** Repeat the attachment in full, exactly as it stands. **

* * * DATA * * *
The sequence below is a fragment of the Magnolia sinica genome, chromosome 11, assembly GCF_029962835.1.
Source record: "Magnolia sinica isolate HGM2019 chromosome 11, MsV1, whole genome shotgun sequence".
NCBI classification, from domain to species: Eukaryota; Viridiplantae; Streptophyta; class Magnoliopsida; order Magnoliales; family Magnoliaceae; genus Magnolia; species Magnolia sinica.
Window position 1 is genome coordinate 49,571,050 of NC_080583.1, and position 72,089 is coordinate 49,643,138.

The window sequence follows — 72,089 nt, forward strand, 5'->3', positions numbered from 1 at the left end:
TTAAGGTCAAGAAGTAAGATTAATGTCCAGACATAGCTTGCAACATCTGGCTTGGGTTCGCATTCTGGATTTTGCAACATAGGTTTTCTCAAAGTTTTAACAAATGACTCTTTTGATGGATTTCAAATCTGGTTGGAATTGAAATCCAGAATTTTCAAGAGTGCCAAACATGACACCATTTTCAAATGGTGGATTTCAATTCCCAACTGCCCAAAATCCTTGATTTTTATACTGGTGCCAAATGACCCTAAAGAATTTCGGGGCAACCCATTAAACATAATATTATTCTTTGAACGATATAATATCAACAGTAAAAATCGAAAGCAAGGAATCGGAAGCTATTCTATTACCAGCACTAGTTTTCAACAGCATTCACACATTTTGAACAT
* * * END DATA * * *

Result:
The sequence below is a fragment of the Magnolia sinica genome, chromosome 11, assembly GCF_029962835.1.
Source record: "Magnolia sinica isolate HGM2019 chromosome 11, MsV1, whole genome shotgun sequence".
NCBI classification, from domain to species: Eukaryota; Viridiplantae; Streptophyta; class Magnoliopsida; order Magnoliales; family Magnoliaceae; genus Magnolia; species Magnolia sinica.
Window position 1 is genome coordinate 49,571,050 of NC_080583.1, and position 72,089 is coordinate 49,643,138.

The window sequence follows — 72,089 nt, forward strand, 5'->3', positions numbered from 1 at the left end:
TTAAGGTCAAGAAGTAAGATTAATGTCCAGACATAGCTTGCAACATCTGGCTTGGGTTCGCATTCTGGATTTTGCAACATAGGTTTTCTCAAAGTTTTAACAAATGACTCTTTTGATGGATTTCAAATCTGGTTGGAATTGAAATCCAGAATTTTCAAGAGTGCCAAACATGACACCATTTTCAAATGGTGGATTTCAATTCCCAACTGCCCAAAATCCTTGATTTTTATACTGGTGCCAAATGACCCTAAAGAATTTCGGGGCAACCCATTAAACATAATATTATTCTTTGAACGATATAATATCAACAGTAAAAATCGAAAGCAAGGAATCGGAAGCTATTCTATTACCAGCACTAGTTTTCAACAGCATTCACACATTTTGAACAT